“Some people – /that means not everyone,/Not even most of them, only a few.”
I remembered this when I opened my letterbox to find a package containing The Hill of Wool. It’s always a red-letter day – if you’ll excuse the pun – when a new Jenny Bornholdt book appears. For if ever a writer could make not just some people but everyone like poetry, it would be Bornholdt.
From the first page, her new collection feels reassuringly familiar. Her writing voice – lyrical, intimate, direct – is instantly recognisable in the opening poem, Poetry:
and think, walk
and think …
Sometimes, then, I write a poem
made up of words like these …
The next poem, Castlepoint, starts in a similarly colloquial style: “Boys hurtle down/the dunes./There’s lemon cake/and a recipe for/pineapple.” Yet instantly the writing compresses into images so sharp they’re almost about language itself:
Sand fills the roof.
Wind, the ear.
An accessible style and a focus on small domestic details are vintage Bornholdt. But, as always, her apparently simple surfaces shift and part to reveal a world that’s rich, complex, and disturbing. Almost always, the familiar is rendered strange. Children wake “as animals – one/a lion, the other/its prey” (Colour Wheel). In the masterfully executed Undone, life becomes “an unfamiliar house/you live in”, while others “douse the flames”.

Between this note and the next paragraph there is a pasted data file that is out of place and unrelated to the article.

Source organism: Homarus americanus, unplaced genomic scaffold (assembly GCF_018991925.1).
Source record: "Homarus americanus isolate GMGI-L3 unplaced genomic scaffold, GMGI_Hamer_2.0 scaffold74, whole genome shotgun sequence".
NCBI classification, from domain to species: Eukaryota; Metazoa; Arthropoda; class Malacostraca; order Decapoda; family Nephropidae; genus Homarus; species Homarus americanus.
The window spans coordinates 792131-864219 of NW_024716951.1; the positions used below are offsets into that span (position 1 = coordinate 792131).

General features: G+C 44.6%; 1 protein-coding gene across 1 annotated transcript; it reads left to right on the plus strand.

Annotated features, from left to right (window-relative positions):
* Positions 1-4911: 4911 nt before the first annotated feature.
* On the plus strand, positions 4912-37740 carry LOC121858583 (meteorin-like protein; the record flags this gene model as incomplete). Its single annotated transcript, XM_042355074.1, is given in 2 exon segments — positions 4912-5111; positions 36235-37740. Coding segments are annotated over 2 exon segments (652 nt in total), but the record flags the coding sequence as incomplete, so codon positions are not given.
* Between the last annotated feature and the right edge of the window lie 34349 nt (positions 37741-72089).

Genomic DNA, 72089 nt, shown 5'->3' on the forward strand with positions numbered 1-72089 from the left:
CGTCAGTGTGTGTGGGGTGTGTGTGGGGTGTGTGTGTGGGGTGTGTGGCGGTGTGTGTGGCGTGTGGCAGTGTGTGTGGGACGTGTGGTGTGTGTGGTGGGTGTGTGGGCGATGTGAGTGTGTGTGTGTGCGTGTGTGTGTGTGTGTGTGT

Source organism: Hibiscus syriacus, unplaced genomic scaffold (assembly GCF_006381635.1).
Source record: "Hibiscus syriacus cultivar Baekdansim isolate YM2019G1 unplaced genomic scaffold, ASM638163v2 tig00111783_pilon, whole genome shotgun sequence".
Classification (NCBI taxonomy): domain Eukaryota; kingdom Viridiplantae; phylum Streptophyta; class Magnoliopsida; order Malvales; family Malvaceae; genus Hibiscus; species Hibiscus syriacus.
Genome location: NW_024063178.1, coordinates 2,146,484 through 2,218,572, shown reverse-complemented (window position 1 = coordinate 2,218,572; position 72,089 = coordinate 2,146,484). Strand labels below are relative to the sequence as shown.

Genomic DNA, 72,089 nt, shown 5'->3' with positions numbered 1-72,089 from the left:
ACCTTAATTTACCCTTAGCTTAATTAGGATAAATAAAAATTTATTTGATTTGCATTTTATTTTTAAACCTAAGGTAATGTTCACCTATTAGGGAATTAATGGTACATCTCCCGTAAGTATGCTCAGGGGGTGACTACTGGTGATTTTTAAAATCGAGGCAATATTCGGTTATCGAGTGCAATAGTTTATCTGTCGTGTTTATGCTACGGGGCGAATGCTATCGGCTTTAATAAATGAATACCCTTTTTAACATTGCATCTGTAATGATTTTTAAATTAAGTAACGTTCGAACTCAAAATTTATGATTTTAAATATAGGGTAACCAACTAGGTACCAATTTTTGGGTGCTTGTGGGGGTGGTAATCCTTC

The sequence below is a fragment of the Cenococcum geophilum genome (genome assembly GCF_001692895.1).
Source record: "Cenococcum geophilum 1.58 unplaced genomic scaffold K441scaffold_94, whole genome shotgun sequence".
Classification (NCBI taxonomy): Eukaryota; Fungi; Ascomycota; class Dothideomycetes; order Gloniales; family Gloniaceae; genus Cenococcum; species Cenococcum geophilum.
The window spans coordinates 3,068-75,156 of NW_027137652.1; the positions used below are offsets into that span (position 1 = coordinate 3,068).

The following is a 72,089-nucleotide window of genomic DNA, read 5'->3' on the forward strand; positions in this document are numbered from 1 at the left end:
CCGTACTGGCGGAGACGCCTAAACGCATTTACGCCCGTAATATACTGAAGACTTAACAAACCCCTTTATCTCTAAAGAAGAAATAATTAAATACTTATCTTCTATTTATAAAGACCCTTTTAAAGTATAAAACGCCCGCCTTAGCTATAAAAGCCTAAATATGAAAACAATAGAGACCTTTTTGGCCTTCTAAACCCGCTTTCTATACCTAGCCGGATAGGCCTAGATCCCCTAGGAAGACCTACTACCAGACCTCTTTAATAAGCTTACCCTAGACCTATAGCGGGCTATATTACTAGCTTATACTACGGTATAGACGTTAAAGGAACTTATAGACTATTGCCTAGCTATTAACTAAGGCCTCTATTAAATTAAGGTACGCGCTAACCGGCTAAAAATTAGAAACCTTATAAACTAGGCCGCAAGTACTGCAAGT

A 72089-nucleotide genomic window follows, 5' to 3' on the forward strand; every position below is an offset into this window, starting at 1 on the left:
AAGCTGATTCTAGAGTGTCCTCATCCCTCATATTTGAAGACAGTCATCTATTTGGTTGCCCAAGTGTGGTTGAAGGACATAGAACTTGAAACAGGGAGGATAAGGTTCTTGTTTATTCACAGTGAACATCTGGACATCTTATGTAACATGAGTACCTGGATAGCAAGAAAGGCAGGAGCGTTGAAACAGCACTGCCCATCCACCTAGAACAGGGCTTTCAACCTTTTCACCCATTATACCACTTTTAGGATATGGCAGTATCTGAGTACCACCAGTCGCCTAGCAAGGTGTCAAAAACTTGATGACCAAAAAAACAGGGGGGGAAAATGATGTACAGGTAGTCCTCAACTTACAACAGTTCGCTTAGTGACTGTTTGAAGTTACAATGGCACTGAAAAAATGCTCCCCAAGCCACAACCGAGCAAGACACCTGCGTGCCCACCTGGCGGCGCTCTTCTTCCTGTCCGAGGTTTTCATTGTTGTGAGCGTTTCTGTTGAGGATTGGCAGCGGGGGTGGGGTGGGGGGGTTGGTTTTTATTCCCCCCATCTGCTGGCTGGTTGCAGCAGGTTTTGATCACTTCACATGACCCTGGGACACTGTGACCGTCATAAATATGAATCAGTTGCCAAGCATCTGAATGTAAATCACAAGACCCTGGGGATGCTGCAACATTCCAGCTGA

Bornholdt’s usual tenderness is present here; The Inner Life perfectly portrays the long-term intimacy of a good marriage. But blowing through the collection is a new wind of disquiet. Some poems are set in foreign countries, with unfamiliar language and “new kinds of cold”. Many of the poems express a sharp, aching awareness of life’s brevity. Seasons are captured in a few phrases, snow falls, spring thaws. Time is breathtaking in its simultaneous succinctness and breadth of vision:
Winter’s passed, like
last night’s hail
in the gin …
Sons grown to men.
One sister blown
here to stay.
Age-old themes, startlingly original imagery, precision of language: this is Bornholdt as we’ve always known her. The miracle is that with every collection she retains her voice, maintains her unique vision, sits steadfastly in her own poetic house – while always opening a new window and offering us a slightly different view.
THE HILL OF WOOL, by Jenny Bornholdt (VUP, $25); Bornholdt is appearing at Wellington’s Unity Books on National Poetry Day.
Sarah Quigley is a poet and writer whose novels include The Conductor.